On Raising a Cup o’ Kindness Instead

IMG_0652 - CopyI know a girl, a girl called Party – Party Girl.

This was my theme song for many years – probably too many.

So much so, in fact, that at the ripe young age of 44, I had a hard time envisioning a New Year’s Eve saying goodbye to 2014 without a party of some sort. In all of my years since I was a teenager, I’ve ALWAYS had some sort of party-ish plans for the farewell of one year and the welcoming of the next (except of course the year my dear nanny passed on December 29 and I was too sad to celebrate.)

Last night was a BIIIIIIIGGGG stretch for me. The only plans I had were to watch two movies and have dinner at a restaurant that was NOT offering a party environment.

I’d be lying if I said I was excited about it. I wasn’t. I was irritated. Annoyed that my plans seemed so boring. I felt lonely that all of my friends had plans with family or other friends, or were sick or didn’t want to go out. I did.

I didn’t want to embrace a New Year’s Eve that didn’t include food, friends and plenty o’ booze.

The first movie we saw was “Wild”, the title ironically taunting me in opposition to my evening’s plans. I was agitated, bored by the slow pace of the film, and glad when it ended. I wondered how I would be able to sit through a second movie immediately after.

Thank goodness “Foxcatcher” was so riveting, and held my tense, anxious attention for the full time it played. It finished at 9:30, at which time I had made reservations for a 3-course late dinner.

I never made it to the restaurant, feeling a lack of both hunger and motivation after the movies.

I was in bed by 11 pm, a homemade grilled-cheese sandwich standing in as my festive feast. I alternated switching between the three major televised celebrations, observing over a million people reveling in sub-zero temperatures, simultaneously envying their fun and exciting party atmosphere while also feeling thankful that I was not freezing my ass off outside with them.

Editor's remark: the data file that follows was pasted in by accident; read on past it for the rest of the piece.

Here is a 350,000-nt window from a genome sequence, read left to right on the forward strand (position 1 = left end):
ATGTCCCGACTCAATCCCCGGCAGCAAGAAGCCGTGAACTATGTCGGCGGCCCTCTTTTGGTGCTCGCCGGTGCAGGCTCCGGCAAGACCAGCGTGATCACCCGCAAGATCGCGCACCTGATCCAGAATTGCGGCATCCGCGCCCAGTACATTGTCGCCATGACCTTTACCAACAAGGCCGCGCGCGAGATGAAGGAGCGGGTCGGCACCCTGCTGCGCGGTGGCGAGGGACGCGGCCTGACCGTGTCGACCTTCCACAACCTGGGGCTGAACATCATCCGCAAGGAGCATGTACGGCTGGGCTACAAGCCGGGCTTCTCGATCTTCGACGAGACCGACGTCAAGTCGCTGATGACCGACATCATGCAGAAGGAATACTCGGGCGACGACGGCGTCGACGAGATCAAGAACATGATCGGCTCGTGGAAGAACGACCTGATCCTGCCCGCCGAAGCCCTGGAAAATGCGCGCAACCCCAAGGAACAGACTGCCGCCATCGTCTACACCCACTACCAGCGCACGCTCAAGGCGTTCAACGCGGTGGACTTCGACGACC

A few times before midnight, I felt myself nodding off, but managed to watch the ball drop before I switched off the lights and promptly fell asleep, more sober than I’ve been on New Year’s Eve for almost the past three decades.

I woke this morning surprised to realize that I wasn’t full of disappointment over my bash-less beginning of this new year. I am at peace. With both my lack of festivities last night, as well as with myself and my life.

Perhaps, just perhaps, the lack of bedlam as I opened the door to this new year will extend to a lack of fuss and drama throughout the entire year. Maybe my previous methods of ringing in the new year have been an indicative influence on the type of year I was going to have.

I sure hope so.

Cheers to change in 2015.


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